Cisco partners with Google Station to provide sustainable public Wi-Fi
Cisco announced that it is working with Google Station on a mission to include one billion people in the growth opportunities of the digital economy. The program will provide communities with limited connectivity around the world sustainable public Wi-Fi that is easily highly secure, accessible, fast, and reliable.
Connectivity and technology have become the foundation for many peoples’ economic, social, and cultural opportunities. However, nearly half of the world’s population remain unconnected, restricting their inclusion in economic growth opportunities. Nearly 10 percent of the world’s population continues to struggle for basic needs daily, making it critical for partnerships between technology leaders, public, and private sectors.
Infrastructure and scalability issues, market and regulatory support, and sustainability challenges have all contributed to this glaring issue. In order to make Wi-Fi a sustainable business for ISPs, venues, and governments in these communities, Cisco and Google Station intend to work together to:
- Provide access to capital via Cisco financing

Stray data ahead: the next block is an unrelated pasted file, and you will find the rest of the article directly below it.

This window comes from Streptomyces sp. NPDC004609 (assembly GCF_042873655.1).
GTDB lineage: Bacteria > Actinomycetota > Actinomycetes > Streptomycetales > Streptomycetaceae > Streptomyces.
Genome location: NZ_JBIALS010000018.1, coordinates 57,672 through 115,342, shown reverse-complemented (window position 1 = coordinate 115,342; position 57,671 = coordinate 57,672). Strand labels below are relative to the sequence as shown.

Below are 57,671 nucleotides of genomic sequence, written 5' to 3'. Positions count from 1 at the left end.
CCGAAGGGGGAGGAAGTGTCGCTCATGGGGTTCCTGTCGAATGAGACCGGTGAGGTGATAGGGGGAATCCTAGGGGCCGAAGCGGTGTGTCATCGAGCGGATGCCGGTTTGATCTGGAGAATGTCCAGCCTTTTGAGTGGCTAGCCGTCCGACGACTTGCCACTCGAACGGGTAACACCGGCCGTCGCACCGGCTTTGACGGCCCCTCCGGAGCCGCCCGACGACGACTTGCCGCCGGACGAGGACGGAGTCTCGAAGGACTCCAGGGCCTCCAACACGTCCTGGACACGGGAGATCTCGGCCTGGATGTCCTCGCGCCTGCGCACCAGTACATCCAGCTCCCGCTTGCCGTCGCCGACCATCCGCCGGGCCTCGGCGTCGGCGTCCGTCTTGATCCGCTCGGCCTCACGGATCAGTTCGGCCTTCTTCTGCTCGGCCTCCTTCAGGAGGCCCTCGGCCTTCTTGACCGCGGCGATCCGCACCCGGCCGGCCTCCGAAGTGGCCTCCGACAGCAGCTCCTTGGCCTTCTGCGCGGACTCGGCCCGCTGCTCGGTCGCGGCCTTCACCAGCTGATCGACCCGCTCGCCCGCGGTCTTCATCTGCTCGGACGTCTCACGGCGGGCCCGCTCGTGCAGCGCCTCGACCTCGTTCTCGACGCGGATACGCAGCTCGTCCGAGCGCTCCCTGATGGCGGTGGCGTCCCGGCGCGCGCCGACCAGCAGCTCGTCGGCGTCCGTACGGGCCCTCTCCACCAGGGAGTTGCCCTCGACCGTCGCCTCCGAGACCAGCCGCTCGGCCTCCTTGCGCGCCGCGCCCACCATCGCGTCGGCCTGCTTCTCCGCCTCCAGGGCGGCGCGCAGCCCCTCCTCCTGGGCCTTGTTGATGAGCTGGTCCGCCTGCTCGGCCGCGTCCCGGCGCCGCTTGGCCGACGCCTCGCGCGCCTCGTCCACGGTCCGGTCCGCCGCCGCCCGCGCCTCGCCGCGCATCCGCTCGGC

- Simplify operations by combining Cisco networking technology and integration services with Google network management
- Improve experience through highly secure, fast, reliable Wi-Fi that’s easy to access
“We chose to work with Cisco on the Google Station initiative because they offer the networking technology, finance capabilities and global reach to enable sustainable public Wi-Fi,” Mahesh Bhalerao, global director of partnerships, Next Billion Users at Google. “We share the belief that making Wi-Fi truly sustainable is an important puzzle piece in solving global connectivity issues.”
“We are excited to partner with Google Station, ISPs, and governments to connect one billion people to new economic opportunities,” said Scott Harrell, senior vice president and general manager, Enterprise Networking Business, Cisco. “By making public Wi-Fi sustainable, we are breaking down the barriers to widespread wireless access.”